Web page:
I'm looking at this exercise solution and there is a last step which I do not really understand. Consider the set of continuous functions on the interval $X$, that is

$C(X):=􏰁\{f:X→R \mid f \ \text{is continuous on}\ X􏰂\}$

with the supremum norm $\mid\mid\cdot\mid\mid_\infty$. We want to prove the completeness of the space. So we take an arbitrary Cauchy-sequence which is also Cauchy if evaluated at $x\in X$ and also convergent by the completeness of $\mathbb{R}$. So at this point we can define the limit of the evaluated sequence of function and check that the limit is a function lying in our space $C(X)$ and that indeed our sequence of functions converges to this function. To prove that this function lies indeed in $C(X)$ the argument given is the following one:

$\lim_{n\rightarrow \infty} f_n(x) = f(x)$, for each $x \in X$.

$d(f_n,f) = \sup_{x\in X} \mid f_n(x)−f(x)\mid=\sup_{x\in X} \lim_{m\rightarrow \infty}\mid f_n(x)−f_m(x)\mid$

$\leq\liminf_{m\rightarrow \infty}\sup_{x\in X} \mid f_n(x)−f_m(x)\mid\leq\epsilon$

The exercise was made considering $X=[0,1]$ but I would like to generalize. My problem is essential the last step passing to liminf. I really don't see why we are allowed to do this.

Thank you.


You probably want to assume that $X$ is compact so the supremum over $X$ will exist for all functions. Here's an argument that avoids $\liminf$:

Take $\{f_n\}_{n \geq 0}$ a $\|\cdot\|_\infty$-Cauchy sequence in $C(X)$. Let $\epsilon > 0$. There exists $n_0 > 0$ such that: $$\begin{align} \|f_n-f_m\|_\infty &< \epsilon,\quad \forall\,m,n>n_0 \\ \sup_{x \in X}|f_n(x)-f_m(x)| &< \epsilon,\quad\forall\,m,n>n_0 \\ |f_n(x)-f_m(x)|&<\epsilon,\quad \forall\,m,n>n_0,\quad\forall\,x\in X \end{align}$$So fixed $x$, $\{f_n(x)\}_{n \geq 0}$ is a Cauchy sequence in $\Bbb R$ (or $\Bbb C$, works too), and hence it converges. Denote $f(x) = \lim_n f_n(x)$. Now we prove that $f_n \stackrel{\|\cdot\|_\infty}{\longrightarrow}f$. Let $\epsilon > 0$. There exists $n_0 > 0$ such that: $$\begin{align} \|f_n-f_m\|_\infty &< \epsilon,\quad \forall\,m,n>n_0 \\ \sup_{x \in X}|f_n(x)-f_m(x)| &< \epsilon,\quad\forall\,m,n>n_0 \\ |f_n(x)-f_m(x)|&<\epsilon,\quad \forall\,m,n>n_0,\quad\forall\,x \in X \\ \lim_{m \to +\infty}|f_n(x)-f_m(x)| &\leq \epsilon,\quad\forall\,n>n_0,\quad \forall\,x \in X \\ |f_n(x)-f(x)|&\leq \epsilon,\quad\forall\,n>n_0,\quad \forall\,x \in X\\ \sup_{x \in X}|f_n(x)-f(x)|&\leq \epsilon,\quad\forall\,n>n_0 \\ \|f_n-f\|_\infty &\leq \epsilon,\quad\forall\,n>n_0\end{align}$$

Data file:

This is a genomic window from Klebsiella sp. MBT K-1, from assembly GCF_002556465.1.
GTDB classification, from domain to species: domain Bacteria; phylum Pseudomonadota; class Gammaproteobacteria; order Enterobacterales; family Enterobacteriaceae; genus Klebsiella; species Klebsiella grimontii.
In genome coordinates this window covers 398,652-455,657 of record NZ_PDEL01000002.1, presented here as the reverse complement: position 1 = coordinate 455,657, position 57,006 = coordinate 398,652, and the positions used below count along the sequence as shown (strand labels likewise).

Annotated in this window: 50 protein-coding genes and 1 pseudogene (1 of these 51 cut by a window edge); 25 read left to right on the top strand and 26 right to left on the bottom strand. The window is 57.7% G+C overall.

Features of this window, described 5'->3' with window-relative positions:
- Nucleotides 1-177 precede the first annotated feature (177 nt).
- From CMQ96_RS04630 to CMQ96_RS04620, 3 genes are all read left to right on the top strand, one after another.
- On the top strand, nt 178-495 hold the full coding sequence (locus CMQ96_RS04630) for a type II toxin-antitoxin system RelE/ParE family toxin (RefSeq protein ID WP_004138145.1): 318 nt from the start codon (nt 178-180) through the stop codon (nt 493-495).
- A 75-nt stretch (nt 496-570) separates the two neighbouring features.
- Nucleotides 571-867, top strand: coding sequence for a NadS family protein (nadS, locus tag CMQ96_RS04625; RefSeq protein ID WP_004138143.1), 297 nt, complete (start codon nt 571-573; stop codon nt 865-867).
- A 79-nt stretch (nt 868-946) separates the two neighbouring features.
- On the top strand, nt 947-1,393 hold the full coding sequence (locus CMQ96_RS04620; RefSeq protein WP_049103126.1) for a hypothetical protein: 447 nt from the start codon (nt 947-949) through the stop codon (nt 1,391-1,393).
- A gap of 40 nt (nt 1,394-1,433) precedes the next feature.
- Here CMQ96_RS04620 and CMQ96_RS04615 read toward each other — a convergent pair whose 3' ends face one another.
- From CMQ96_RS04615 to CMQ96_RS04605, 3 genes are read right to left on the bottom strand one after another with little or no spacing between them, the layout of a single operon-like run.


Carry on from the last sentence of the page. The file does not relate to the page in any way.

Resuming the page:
Now, we prove that $f$ is continuous at an arbitrary $x_0 \in X$. Let $\epsilon > 0$. There exists $n_0 > 0$ such that $\|f_{n_0}-f\|_\infty < \epsilon/3$, by the above work. This particular $f_{n_0}$ is continuous, so there is a neighborhood $V$ of $x_0$ such that $x \in V \implies |f_{n_0}(x)-f_{n_0}(x_0)|<\epsilon/3$. So $x \in V$ gives: $$|f(x)-f(x_0)| \leq |f(x)-f_{n_0}(x)|+|f_{n_0}(x)-f_{n_0}(x_0)|+|f_{n_0}(x_0)-f(x_0)| < \frac{\epsilon}{3}+\frac{\epsilon}{3}+\frac{\epsilon}{3} = \epsilon.$$

  • $\begingroup$ That's a nice way! Thanks. $\endgroup$ – sky90 Jun 7 '15 at 6:12

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